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You have a major deadline coming up tomorrow and you still have a ton of work to do. Your child’s principal called; your child is being disruptive … again. You have 12 people coming over for dinner this weekend and you still have no idea what you’re going to make. On top of everything else, your mother isn’t feeling well but refuses to go to the doctor. Your muscles are feeling tense, you find yourself nervously tapping your feet as you sit at your desk. Your thoughts keep racing around in your head and the people around you are starting to avoid you because you keep snapping at them. This is stress. And most of us have been there.

On this page:

What is it?

Stress is the response of your body and mind to demands being placed on you. When you feel threatened, your brain releases chemicals called hormones that send alarm signals throughout your body. These hormones prepare your body to take action. The hormones make your skin sweat, your breathing quicken, your heart rate go up, your muscles tense, and your senses come alive. It’s this “fight or flight” stress response that allowed our human ancestors to survive when face-to-face with a threat. Unfortunately, most of our modern “threats” like workloads or family conflict are not situations we can easily fight with our fists or run away from. When we don’t have a healthy way to deal with stress, it can harm us more than help.

Some common sources of stress, known as stressors, include the following:

In small amounts, stress is good for us. Stress can motivate us and push us to reach our potential. It can help you get through that presentation to your clients or motivate us to do homework when we’d rather take a nap. Stress is very individual. What you find stressful may not be stressful for someone else.

It’s important to know that stress itself is not a mental illness. But when the stress keeps piling up and it starts to make you feel worse instead of motivating you, it can harm your mental health and well-being. Stress is a risk factor for someone who is already vulnerable to developing a mental illness. Stress can affect us physically too. In high amounts stress can, for example, cause high blood pressure and make it hard for your body to fight off infections.


Who does it affect?

Stress affects most of us. In a recent Canadian poll, about one-quarter of Canadians said that they feel quite a bit stressed or extremely stressed most days . But stress can affect some people differently than others:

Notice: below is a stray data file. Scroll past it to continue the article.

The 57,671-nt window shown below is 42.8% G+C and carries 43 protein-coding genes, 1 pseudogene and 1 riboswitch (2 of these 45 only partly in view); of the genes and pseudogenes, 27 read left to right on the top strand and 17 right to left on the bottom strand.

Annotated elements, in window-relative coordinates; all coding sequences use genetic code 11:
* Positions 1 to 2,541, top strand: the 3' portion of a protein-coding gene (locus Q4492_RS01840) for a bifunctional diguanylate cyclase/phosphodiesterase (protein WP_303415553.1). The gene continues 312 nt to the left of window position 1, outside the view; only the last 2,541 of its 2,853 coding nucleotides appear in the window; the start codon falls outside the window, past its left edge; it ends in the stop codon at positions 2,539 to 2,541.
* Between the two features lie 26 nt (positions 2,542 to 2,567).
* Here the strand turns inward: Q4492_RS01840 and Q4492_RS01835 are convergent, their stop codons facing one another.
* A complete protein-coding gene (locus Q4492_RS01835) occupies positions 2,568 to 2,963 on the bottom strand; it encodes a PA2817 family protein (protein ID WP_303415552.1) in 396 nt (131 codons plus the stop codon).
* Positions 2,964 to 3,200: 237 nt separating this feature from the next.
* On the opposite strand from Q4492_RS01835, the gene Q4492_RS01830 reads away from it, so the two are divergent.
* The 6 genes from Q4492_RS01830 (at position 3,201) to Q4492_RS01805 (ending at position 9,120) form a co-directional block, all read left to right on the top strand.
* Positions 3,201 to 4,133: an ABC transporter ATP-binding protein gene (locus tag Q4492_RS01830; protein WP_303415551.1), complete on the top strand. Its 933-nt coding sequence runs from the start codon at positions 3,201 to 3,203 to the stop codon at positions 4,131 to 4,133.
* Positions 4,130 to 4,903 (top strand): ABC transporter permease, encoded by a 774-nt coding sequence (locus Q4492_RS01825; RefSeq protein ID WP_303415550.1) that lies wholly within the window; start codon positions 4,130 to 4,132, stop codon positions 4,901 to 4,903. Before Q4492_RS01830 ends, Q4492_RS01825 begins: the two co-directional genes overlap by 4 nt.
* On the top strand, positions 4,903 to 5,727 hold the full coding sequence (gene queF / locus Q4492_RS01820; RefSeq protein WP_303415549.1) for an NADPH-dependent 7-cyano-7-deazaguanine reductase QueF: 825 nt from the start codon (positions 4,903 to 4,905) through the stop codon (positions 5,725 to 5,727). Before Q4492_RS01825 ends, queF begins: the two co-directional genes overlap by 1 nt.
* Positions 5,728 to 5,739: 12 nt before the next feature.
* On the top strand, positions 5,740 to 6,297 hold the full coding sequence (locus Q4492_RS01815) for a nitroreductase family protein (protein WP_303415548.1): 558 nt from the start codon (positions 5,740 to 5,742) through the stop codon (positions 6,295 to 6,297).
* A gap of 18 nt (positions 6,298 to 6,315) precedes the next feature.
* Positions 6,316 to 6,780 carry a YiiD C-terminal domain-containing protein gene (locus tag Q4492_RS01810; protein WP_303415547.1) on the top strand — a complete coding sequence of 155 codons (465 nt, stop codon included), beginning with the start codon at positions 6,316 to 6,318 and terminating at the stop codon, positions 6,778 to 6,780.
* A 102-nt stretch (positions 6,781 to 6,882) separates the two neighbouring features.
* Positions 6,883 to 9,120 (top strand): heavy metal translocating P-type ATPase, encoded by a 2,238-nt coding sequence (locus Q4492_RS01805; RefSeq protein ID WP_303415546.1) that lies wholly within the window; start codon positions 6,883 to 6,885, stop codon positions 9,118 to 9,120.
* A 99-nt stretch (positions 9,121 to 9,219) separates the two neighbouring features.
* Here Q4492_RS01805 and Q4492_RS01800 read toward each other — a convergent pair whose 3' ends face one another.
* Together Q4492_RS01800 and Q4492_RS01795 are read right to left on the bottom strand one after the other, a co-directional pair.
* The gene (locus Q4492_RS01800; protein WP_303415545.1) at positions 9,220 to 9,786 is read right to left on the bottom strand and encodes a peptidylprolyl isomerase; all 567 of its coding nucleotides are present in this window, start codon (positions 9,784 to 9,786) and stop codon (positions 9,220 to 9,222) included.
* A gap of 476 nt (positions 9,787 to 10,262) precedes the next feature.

Could I be over stressed?

Signals of stress may include changes in your body, actions, emotions, and thoughts. Learning to identify these changes may help you better manage your stress:

Changes in your BODY
Changes in your ACTIONS
Changes in your EMOTIONS
Changes in your THINKING

Of course, things other than stress can cause some of these symptoms. And having some of these symptoms doesn’t necessarily mean that you’re over-stressed. But if you are experiencing a lot of these symptoms along with some of the stressors listed at the beginning of this sheet, you may want to seek extra support or advice.


What can I do about it?

Because stress is so individual, we each need to find our own way to cope. There are some things that you can do to figure out how to best deal with your stress:


Where do I go from here?

BC Partners for Mental Health and Addictions Information

Visit See our section on managing stress including our Wellness Modules. The Modules are full of information, tips and worksheets to help you understand stress and take care of your mental health.

Canadian Mental Health Association, BC Division

Visit or call 1-800-555-8222 (toll-free in BC) or 604-688-3234 (in Greater Vancouver) for information and community resources on how best to manage stress, including workbooks and courses.

Resources available in many languages:

*For each service below, if English is not your first language, say the name of your preferred language in English to be connected to an interpreter. More than 100 languages are available.

HealthLink BC

Call 811 or visit to access free, non-emergency health information for anyone in your family, including mental health information. Through 811, you can also speak to a registered nurse about symptoms you’re worried about, or talk to a pharmacist about medication questions.

Crisis lines aren’t only for people in crisis. You can call for information on local services or if you just need someone to talk to. If you are in distress, call 310-6789 (do not add 604, 778 or 250 before the number) 24 hours a day to connect to a BC crisis line, without a wait or busy signal. The crisis lines linked in through 310-6789 have received advanced training in mental health issues and services by members of the BC Partners for Mental Health and Addictions Information.

© 2014

This info sheet was prepared by CMHA BC Division on behalf of the BC Partners for Mental Health and Addictions Information and HeretoHelp. Funding was provided by BC Mental Health and Substance Use Services, an agency of the Provincial Health Services Authority. For more resources visit

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